Ward told APR that there are good points raised in the Appleseed report, and while he doesn’t agree with all of the report’s suggestions for fixes, he does believe there’s room for improvement.

Among the report’s recommendations for legislators is to “Establish and enforce uniform statewide standards for all diversion programs and alternatives to incarceration.” 

Ward agrees, and said the state has “a sporadic nature of diversion programs. Some counties that work great, some not so much. Some, it’s a pay-to-play system.” 

“I do think some of these are absorbing, so I think Appleseed was correct on that,” Ward said. 

Ward also said there needs to be more uniformity among the many different specialized courts and referral programs, and he agrees with the report’s finding that there needs to be more transparency on the outcomes of such programs. 

Read the full report here

Among the the reports findings are: 

Disturbing Racial Disparities

In 2018, the Alabama Department of Corrections had 20,585 inmates in its custody population. Of those, 43 percent were white, while 56 percent were black. 

The same year the population of Community Corrections programs was nearly 60 percent white and 40 percent black. 

“The disparity between the racial demographics of the population in custody, who must bear the violence, danger, and misery of Alabama’s prisons, and the racial demographics of those in Community Corrections, who enjoy a measure of liberty, is striking,” the report reads. 

High fees

In Baldwin County, 18 months in a pretrial diversion program can cost a person  $3,010. 

The report notes that in Lee County, traffic cases can be disposed of through pretrial diversion for $673, DUIs are $1,183, while felony drug offenses cost $1,713.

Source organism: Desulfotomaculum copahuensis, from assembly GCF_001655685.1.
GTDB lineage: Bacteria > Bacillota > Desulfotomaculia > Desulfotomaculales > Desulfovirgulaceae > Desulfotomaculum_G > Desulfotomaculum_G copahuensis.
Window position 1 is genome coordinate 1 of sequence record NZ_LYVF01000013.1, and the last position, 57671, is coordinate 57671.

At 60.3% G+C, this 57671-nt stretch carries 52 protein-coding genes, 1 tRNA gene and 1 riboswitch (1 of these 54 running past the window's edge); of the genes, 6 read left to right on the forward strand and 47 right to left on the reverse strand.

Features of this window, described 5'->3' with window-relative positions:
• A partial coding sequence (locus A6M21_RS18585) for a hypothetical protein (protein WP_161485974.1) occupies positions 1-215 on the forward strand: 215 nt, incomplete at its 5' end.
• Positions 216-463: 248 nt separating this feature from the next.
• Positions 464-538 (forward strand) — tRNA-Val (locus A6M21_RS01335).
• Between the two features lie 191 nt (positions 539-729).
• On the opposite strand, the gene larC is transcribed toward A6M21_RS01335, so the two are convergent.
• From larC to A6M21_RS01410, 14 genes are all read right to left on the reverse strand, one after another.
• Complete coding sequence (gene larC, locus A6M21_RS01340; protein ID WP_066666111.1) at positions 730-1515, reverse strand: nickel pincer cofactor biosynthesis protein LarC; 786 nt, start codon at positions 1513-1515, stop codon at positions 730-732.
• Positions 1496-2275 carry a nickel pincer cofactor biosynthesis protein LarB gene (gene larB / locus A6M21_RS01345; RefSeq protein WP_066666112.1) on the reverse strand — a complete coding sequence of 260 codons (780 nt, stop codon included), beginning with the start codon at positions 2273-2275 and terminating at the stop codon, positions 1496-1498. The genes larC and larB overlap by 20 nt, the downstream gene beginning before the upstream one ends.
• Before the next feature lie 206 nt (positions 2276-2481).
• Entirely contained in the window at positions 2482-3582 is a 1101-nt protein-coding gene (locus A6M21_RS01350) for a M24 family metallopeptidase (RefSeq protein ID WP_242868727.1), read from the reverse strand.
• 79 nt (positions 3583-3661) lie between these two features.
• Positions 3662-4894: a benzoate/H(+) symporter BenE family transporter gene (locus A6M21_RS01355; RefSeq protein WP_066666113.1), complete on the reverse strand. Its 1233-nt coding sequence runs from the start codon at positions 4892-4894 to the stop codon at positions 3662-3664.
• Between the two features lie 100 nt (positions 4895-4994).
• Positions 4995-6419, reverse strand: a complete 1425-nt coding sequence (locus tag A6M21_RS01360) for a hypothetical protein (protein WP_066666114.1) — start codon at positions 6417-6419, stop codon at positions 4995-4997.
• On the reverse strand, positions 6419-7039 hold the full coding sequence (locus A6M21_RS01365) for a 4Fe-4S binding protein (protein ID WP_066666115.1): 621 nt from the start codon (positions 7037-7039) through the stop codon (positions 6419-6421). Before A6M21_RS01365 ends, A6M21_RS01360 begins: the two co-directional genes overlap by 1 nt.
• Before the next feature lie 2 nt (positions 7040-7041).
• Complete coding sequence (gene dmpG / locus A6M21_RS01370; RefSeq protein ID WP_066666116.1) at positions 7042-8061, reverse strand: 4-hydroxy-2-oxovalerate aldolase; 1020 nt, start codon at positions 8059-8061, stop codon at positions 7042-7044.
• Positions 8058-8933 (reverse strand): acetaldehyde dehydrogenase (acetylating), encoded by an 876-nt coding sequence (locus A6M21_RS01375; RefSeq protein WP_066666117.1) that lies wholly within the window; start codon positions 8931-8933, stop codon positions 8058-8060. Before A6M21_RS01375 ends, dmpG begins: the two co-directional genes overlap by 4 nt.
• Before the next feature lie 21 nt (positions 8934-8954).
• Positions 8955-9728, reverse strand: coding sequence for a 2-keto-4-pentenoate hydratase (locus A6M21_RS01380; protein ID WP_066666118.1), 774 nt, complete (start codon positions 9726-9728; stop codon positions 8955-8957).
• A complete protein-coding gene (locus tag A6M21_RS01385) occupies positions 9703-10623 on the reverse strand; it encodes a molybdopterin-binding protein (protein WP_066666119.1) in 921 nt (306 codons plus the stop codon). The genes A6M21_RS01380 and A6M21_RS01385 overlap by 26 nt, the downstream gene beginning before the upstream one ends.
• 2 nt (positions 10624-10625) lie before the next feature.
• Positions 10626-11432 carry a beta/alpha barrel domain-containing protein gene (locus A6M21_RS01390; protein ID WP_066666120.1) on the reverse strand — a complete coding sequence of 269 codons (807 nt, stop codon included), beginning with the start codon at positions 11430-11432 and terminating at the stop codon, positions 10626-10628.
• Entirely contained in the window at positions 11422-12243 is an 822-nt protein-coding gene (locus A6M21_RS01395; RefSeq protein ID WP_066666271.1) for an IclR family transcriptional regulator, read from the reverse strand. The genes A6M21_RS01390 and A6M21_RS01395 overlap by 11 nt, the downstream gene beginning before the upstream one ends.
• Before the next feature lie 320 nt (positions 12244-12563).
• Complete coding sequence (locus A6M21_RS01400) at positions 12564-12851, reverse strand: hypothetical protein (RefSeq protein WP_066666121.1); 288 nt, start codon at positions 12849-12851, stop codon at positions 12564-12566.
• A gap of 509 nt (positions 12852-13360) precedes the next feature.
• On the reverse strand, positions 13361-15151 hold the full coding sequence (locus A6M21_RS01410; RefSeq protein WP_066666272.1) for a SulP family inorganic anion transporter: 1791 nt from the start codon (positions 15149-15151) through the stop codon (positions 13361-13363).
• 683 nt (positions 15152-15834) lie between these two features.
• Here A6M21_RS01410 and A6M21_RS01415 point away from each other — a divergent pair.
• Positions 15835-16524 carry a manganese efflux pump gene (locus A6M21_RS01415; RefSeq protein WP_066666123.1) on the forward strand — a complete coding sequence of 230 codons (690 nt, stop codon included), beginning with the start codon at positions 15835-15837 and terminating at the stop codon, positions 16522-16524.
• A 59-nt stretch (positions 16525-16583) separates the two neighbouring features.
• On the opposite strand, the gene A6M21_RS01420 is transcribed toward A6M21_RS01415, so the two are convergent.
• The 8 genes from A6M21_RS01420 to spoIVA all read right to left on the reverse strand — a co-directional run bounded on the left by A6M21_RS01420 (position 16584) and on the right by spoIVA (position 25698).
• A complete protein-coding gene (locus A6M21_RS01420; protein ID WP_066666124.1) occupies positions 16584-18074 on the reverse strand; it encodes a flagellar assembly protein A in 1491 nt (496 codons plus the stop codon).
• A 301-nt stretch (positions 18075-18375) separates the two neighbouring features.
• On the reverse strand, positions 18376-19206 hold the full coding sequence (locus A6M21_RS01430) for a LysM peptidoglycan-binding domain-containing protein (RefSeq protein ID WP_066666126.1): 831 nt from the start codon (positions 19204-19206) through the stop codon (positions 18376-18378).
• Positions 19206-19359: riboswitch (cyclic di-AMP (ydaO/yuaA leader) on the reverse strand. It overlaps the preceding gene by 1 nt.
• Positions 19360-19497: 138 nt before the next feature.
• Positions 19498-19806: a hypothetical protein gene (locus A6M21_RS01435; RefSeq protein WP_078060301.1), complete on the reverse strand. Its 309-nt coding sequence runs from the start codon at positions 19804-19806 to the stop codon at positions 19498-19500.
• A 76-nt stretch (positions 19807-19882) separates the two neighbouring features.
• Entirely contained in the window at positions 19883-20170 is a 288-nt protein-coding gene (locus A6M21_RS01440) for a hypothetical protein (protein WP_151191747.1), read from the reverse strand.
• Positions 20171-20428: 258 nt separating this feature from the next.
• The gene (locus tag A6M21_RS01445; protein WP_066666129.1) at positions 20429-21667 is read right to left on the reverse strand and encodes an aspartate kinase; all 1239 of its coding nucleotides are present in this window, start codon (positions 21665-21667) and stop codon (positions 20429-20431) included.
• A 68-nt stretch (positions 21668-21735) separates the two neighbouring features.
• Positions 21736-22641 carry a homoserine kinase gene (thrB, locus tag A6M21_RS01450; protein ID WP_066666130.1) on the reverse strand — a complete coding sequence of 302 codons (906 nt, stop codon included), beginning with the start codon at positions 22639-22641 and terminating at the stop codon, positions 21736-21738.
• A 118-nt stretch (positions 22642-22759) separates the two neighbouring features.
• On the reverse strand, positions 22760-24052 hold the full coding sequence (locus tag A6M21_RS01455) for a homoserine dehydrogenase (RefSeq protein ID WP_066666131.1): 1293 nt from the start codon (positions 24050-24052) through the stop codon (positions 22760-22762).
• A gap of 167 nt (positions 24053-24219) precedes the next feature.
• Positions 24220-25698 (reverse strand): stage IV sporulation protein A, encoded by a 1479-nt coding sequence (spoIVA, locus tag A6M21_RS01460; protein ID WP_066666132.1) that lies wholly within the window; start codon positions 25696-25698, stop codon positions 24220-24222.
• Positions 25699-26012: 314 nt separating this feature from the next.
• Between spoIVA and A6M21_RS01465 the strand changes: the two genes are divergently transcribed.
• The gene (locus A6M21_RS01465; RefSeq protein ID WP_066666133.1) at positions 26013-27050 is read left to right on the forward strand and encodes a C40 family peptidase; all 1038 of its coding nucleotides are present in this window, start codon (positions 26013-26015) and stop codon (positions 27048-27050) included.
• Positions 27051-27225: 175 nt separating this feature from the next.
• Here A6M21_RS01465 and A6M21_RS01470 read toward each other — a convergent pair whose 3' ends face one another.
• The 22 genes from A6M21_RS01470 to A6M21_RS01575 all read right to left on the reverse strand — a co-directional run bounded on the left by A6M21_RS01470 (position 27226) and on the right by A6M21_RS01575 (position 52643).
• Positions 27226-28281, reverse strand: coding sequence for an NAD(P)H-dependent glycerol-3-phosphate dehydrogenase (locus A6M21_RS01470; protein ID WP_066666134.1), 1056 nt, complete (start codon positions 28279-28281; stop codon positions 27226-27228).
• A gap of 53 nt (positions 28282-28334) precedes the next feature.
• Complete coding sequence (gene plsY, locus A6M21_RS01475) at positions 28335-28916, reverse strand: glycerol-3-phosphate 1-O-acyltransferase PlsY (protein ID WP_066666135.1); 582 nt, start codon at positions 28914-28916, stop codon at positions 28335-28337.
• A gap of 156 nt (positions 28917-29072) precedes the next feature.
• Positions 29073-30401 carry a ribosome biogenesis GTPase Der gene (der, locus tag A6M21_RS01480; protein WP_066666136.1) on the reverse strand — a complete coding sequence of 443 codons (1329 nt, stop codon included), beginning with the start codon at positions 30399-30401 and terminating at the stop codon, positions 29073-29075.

“Participants deemed poor enough for an appointed attorney can be required to pay an additional $500 in appointed attorneys fees, pushing the total cost for a felony above $2,000,” the report reads. 

Of those polled by researchers 57 percent said they’d gone without food to pay to remain in the programs, 30 percent said they’d forgone paying on medical bills or for medication to do so and 12 percent said they failed to pay child support due to the costly programs. 

“42% admitted to committing a crime to pay diversion costs and fees; 29% sold drugs; 24% stole,” the report reads. 

Lack of data, roadblocks to success 

“Alabama does not maintain any data on drug courts. The state does not maintain information about demographics, cost to participants, criminal charges, recidivism rates, length of time in drug court before graduation or termination, or any other data that would permit researchers, legislators, judges or anyone else to assess the efficacy of its drug courts.” 

Researchers noted in the report that there is an employee of the Administrative Office of Courts who is doing some of that research, but that it’s unclear if that data, if completed, will be made public. 

The difficulty of getting to required drug court appearances is exacerbated because “people are required to plead in to and attend drug courts in the jurisdiction where they are charged, not the jurisdiction where they live.” 

One man, whom researchers witnessed at a drug court in Marengo County, had to drive from his home in Etowah County to get to the court, a 364-mile round trip. 

“For drug court participants who don’t have licenses or who lack access to a vehicle of their own, this is a terrible obstacle, even an impossible one,” the report reads.

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Crime

Private prison company eyes Elmore County land for one of state’s new prisons

Eddie Burkhalter

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Editor’s note: The story was updated Feb. 12, 2020, to reflect that the private company Corvias has also pulled out of the procurement process.